In the Guild Hunter world, Angels are real and in charge. They're powerful and immortal, and have been around a long time, hence they're prettty much running every city in every country. And they're not all harps and clouds, due to their longevity and inbred feelings of superiority, they're mostly very jaded and sometimes malevolent characters. Angels create vampires to serve them, they choose only among the very elite of the favoured families, and the vampires must serve them for 100 years in exchange for their gift of immortality. And then we have the Guild Hunters, who are a company of humans hired to deal with vampires that disobey their Angels, break their contract or turn rogue.
Ashwini is a Guild hunter, and Janvier is a cajun vampire whom Ashwini has had to hunt many times, but each time he has gotten himself let off. This time she needs his help on a mission. An Angel wants one of his missing vampires found, but its more than just a simple case, it's part of a larger scheme of powerplay within the vampire and Angel circles. And for Ashwini and Janvier it's more than just a simple job, long used to working against eachother, Ashwini is having trouble resisting her long-time attraction for Janvier now that they're working together.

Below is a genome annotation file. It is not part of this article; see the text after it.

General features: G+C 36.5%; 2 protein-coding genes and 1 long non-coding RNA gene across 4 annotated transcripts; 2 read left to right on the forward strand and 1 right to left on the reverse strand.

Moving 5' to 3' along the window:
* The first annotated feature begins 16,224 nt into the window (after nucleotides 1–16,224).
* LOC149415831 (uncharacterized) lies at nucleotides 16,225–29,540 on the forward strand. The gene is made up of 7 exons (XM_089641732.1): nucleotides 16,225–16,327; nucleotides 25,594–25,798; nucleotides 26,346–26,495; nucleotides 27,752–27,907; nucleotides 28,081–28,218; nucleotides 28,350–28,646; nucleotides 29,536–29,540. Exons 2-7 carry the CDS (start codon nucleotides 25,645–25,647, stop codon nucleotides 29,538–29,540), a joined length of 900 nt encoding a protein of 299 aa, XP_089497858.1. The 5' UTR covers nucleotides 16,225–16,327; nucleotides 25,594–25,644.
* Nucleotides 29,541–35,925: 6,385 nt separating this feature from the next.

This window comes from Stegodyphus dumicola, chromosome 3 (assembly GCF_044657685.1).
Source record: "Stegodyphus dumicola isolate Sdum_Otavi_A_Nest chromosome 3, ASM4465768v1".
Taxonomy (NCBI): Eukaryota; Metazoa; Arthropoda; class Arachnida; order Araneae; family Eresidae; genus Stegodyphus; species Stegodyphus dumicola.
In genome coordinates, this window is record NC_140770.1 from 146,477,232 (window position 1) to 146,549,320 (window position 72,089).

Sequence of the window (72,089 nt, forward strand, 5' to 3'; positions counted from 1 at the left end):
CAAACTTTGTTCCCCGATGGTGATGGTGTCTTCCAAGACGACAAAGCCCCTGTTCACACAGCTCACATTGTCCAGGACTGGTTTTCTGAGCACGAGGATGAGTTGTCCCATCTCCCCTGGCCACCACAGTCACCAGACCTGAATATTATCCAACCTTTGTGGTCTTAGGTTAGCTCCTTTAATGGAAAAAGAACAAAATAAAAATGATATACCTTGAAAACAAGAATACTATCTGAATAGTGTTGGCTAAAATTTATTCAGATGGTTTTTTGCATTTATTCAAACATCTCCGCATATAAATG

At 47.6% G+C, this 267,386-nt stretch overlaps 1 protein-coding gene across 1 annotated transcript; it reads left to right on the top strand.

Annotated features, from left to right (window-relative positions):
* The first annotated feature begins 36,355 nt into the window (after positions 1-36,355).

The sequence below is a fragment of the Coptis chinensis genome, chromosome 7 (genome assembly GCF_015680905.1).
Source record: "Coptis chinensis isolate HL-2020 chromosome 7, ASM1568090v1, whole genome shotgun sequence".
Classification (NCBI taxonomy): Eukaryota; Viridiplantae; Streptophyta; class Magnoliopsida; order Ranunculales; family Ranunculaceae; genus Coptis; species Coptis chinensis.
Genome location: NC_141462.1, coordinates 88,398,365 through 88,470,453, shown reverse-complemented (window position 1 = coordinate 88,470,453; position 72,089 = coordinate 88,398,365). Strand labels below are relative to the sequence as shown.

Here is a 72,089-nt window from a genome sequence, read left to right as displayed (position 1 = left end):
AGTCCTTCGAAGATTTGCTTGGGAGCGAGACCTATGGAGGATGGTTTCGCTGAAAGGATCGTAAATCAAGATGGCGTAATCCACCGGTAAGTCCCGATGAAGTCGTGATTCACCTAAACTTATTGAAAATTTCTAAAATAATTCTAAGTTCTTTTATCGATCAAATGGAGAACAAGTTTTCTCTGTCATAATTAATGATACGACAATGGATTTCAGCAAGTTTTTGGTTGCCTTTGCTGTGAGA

I thought for a short prequel it was very good, despite the lack of follow through to all the sexual tension, but I expect there'll be more of them in one of the later novels. I did like hearing more of the intricacies of vampire/angel interaction and contracts etc. And I love Nalini Singh's characterisation of her Angels, they're so far removed from humanity that they're almost unable to interact normally with humans, and there just so creepy..